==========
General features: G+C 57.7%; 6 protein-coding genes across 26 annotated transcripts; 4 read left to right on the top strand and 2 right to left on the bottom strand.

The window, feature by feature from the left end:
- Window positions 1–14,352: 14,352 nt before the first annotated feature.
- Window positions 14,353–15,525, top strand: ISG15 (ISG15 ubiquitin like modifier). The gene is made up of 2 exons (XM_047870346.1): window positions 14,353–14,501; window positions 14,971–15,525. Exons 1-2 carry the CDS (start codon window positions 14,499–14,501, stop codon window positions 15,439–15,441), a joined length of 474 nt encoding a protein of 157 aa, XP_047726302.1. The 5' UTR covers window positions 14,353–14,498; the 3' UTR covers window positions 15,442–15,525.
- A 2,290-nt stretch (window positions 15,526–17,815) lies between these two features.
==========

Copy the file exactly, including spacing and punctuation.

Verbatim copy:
General features: G+C 57.7%; 6 protein-coding genes across 26 annotated transcripts; 4 read left to right on the top strand and 2 right to left on the bottom strand.

The window, feature by feature from the left end:
- Window positions 1–14,352: 14,352 nt before the first annotated feature.
- Window positions 14,353–15,525, top strand: ISG15 (ISG15 ubiquitin like modifier). The gene is made up of 2 exons (XM_047870346.1): window positions 14,353–14,501; window positions 14,971–15,525. Exons 1-2 carry the CDS (start codon window positions 14,499–14,501, stop codon window positions 15,439–15,441), a joined length of 474 nt encoding a protein of 157 aa, XP_047726302.1. The 5' UTR covers window positions 14,353–14,498; the 3' UTR covers window positions 15,442–15,525.
- A 2,290-nt stretch (window positions 15,526–17,815) lies between these two features.